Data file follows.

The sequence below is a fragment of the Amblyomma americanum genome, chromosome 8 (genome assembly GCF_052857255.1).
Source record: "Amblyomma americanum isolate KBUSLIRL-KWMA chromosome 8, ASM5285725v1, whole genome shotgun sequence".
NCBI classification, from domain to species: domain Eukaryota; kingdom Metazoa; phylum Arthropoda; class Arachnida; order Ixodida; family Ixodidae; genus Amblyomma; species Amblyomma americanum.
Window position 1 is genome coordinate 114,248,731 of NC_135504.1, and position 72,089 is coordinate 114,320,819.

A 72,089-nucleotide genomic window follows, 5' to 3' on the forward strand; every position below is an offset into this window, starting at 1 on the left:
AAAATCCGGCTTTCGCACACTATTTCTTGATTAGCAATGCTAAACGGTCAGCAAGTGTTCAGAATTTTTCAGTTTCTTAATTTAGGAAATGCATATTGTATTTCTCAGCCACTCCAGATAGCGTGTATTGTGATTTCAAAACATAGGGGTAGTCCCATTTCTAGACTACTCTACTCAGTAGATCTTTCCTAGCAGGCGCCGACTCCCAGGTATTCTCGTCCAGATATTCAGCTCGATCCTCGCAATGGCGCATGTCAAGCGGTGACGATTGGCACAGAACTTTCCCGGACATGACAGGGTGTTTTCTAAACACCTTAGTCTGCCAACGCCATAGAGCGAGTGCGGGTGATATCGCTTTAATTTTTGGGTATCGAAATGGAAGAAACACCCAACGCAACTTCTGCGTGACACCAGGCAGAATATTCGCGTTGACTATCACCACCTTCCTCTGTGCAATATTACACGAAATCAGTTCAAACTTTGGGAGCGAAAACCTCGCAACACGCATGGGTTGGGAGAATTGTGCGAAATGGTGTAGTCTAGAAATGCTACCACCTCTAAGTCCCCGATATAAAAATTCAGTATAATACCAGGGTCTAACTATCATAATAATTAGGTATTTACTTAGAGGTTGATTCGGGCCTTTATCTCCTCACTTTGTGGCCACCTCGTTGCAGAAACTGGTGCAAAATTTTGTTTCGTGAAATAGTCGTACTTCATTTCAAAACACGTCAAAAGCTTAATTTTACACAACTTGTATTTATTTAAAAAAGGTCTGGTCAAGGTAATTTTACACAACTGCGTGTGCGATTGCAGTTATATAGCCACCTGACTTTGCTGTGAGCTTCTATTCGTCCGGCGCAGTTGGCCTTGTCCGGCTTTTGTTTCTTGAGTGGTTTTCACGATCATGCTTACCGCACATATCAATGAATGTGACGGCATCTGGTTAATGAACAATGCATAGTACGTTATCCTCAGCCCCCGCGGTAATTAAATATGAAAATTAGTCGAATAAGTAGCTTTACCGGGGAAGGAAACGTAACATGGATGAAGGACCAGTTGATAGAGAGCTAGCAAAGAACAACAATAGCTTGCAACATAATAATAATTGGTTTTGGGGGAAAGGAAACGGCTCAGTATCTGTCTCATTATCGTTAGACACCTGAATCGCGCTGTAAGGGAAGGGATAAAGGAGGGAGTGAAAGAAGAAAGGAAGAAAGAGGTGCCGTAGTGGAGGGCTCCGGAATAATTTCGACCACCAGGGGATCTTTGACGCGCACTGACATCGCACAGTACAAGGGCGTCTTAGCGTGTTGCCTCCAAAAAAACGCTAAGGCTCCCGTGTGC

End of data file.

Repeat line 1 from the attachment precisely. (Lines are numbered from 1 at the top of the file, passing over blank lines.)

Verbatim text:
The sequence below is a fragment of the Amblyomma americanum genome, chromosome 8 (genome assembly GCF_052857255.1).